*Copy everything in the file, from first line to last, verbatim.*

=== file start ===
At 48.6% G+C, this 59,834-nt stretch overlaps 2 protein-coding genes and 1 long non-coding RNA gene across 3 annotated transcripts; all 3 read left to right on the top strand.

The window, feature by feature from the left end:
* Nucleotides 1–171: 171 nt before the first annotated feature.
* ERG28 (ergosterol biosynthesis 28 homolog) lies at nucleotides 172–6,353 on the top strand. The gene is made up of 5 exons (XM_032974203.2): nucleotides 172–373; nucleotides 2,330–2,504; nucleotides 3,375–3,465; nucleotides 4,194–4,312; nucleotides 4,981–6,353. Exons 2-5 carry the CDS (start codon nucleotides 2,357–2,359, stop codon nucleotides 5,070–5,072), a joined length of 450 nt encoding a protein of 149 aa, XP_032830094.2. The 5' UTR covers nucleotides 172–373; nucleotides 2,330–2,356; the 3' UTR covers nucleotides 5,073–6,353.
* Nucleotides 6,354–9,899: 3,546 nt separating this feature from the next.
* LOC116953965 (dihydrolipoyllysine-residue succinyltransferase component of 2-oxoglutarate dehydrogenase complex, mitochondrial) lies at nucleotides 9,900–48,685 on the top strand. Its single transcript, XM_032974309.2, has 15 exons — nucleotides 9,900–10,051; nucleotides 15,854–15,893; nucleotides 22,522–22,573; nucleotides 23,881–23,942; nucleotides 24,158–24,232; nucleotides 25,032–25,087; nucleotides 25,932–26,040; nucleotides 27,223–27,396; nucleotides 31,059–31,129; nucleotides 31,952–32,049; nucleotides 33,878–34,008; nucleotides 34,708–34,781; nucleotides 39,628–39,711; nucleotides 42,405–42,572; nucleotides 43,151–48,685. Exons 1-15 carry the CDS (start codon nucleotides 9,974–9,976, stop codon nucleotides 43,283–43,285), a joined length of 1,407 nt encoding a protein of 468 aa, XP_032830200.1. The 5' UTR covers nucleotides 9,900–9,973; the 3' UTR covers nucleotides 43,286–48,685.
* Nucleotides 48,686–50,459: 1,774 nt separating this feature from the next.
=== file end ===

At 48.6% G+C, this 59,834-nt stretch overlaps 2 protein-coding genes and 1 long non-coding RNA gene across 3 annotated transcripts; all 3 read left to right on the top strand.

The window, feature by feature from the left end:
* Nucleotides 1–171: 171 nt before the first annotated feature.
* ERG28 (ergosterol biosynthesis 28 homolog) lies at nucleotides 172–6,353 on the top strand. The gene is made up of 5 exons (XM_032974203.2): nucleotides 172–373; nucleotides 2,330–2,504; nucleotides 3,375–3,465; nucleotides 4,194–4,312; nucleotides 4,981–6,353. Exons 2-5 carry the CDS (start codon nucleotides 2,357–2,359, stop codon nucleotides 5,070–5,072), a joined length of 450 nt encoding a protein of 149 aa, XP_032830094.2. The 5' UTR covers nucleotides 172–373; nucleotides 2,330–2,356; the 3' UTR covers nucleotides 5,073–6,353.
* Nucleotides 6,354–9,899: 3,546 nt separating this feature from the next.
* LOC116953965 (dihydrolipoyllysine-residue succinyltransferase component of 2-oxoglutarate dehydrogenase complex, mitochondrial) lies at nucleotides 9,900–48,685 on the top strand. Its single transcript, XM_032974309.2, has 15 exons — nucleotides 9,900–10,051; nucleotides 15,854–15,893; nucleotides 22,522–22,573; nucleotides 23,881–23,942; nucleotides 24,158–24,232; nucleotides 25,032–25,087; nucleotides 25,932–26,040; nucleotides 27,223–27,396; nucleotides 31,059–31,129; nucleotides 31,952–32,049; nucleotides 33,878–34,008; nucleotides 34,708–34,781; nucleotides 39,628–39,711; nucleotides 42,405–42,572; nucleotides 43,151–48,685. Exons 1-15 carry the CDS (start codon nucleotides 9,974–9,976, stop codon nucleotides 43,283–43,285), a joined length of 1,407 nt encoding a protein of 468 aa, XP_032830200.1. The 5' UTR covers nucleotides 9,900–9,973; the 3' UTR covers nucleotides 43,286–48,685.
* Nucleotides 48,686–50,459: 1,774 nt separating this feature from the next.